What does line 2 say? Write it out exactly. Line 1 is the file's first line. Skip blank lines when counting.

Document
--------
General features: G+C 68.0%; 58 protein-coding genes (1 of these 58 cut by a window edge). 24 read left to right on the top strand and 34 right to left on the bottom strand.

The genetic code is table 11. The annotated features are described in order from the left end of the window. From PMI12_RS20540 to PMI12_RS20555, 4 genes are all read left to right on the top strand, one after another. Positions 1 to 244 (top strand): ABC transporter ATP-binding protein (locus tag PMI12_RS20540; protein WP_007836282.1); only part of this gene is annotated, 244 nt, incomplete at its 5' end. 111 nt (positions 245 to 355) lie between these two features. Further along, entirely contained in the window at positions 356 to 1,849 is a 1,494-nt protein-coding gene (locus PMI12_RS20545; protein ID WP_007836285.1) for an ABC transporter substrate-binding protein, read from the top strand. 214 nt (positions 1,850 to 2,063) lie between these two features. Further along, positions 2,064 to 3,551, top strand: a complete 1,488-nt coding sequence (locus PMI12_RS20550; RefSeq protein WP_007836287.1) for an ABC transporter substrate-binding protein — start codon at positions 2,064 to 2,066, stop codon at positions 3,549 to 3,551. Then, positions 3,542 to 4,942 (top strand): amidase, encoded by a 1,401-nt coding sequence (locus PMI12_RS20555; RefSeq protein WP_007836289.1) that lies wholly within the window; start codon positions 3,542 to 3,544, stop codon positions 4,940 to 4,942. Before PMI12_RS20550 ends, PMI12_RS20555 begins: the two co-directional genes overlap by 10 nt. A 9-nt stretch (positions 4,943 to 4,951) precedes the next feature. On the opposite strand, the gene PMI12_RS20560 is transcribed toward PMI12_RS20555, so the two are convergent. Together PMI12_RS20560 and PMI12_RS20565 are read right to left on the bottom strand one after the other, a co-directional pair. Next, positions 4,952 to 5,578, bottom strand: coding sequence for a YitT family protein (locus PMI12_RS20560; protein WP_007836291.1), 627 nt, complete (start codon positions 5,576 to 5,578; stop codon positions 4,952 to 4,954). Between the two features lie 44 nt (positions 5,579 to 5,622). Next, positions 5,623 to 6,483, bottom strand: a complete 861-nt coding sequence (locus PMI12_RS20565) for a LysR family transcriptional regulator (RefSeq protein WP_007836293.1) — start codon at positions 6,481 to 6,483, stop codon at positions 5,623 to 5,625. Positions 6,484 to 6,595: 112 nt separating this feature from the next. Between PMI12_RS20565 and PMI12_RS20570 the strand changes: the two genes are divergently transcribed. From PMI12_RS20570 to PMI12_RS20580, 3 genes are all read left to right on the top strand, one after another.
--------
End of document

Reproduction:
The genetic code is table 11. The annotated features are described in order from the left end of the window. From PMI12_RS20540 to PMI12_RS20555, 4 genes are all read left to right on the top strand, one after another. Positions 1 to 244 (top strand): ABC transporter ATP-binding protein (locus tag PMI12_RS20540; protein WP_007836282.1); only part of this gene is annotated, 244 nt, incomplete at its 5' end. 111 nt (positions 245 to 355) lie between these two features. Further along, entirely contained in the window at positions 356 to 1,849 is a 1,494-nt protein-coding gene (locus PMI12_RS20545; protein ID WP_007836285.1) for an ABC transporter substrate-binding protein, read from the top strand. 214 nt (positions 1,850 to 2,063) lie between these two features. Further along, positions 2,064 to 3,551, top strand: a complete 1,488-nt coding sequence (locus PMI12_RS20550; RefSeq protein WP_007836287.1) for an ABC transporter substrate-binding protein — start codon at positions 2,064 to 2,066, stop codon at positions 3,549 to 3,551. Then, positions 3,542 to 4,942 (top strand): amidase, encoded by a 1,401-nt coding sequence (locus PMI12_RS20555; RefSeq protein WP_007836289.1) that lies wholly within the window; start codon positions 3,542 to 3,544, stop codon positions 4,940 to 4,942. Before PMI12_RS20550 ends, PMI12_RS20555 begins: the two co-directional genes overlap by 10 nt. A 9-nt stretch (positions 4,943 to 4,951) precedes the next feature. On the opposite strand, the gene PMI12_RS20560 is transcribed toward PMI12_RS20555, so the two are convergent. Together PMI12_RS20560 and PMI12_RS20565 are read right to left on the bottom strand one after the other, a co-directional pair. Next, positions 4,952 to 5,578, bottom strand: coding sequence for a YitT family protein (locus PMI12_RS20560; protein WP_007836291.1), 627 nt, complete (start codon positions 5,576 to 5,578; stop codon positions 4,952 to 4,954). Between the two features lie 44 nt (positions 5,579 to 5,622). Next, positions 5,623 to 6,483, bottom strand: a complete 861-nt coding sequence (locus PMI12_RS20565) for a LysR family transcriptional regulator (RefSeq protein WP_007836293.1) — start codon at positions 6,481 to 6,483, stop codon at positions 5,623 to 5,625. Positions 6,484 to 6,595: 112 nt separating this feature from the next. Between PMI12_RS20565 and PMI12_RS20570 the strand changes: the two genes are divergently transcribed. From PMI12_RS20570 to PMI12_RS20580, 3 genes are all read left to right on the top strand, one after another.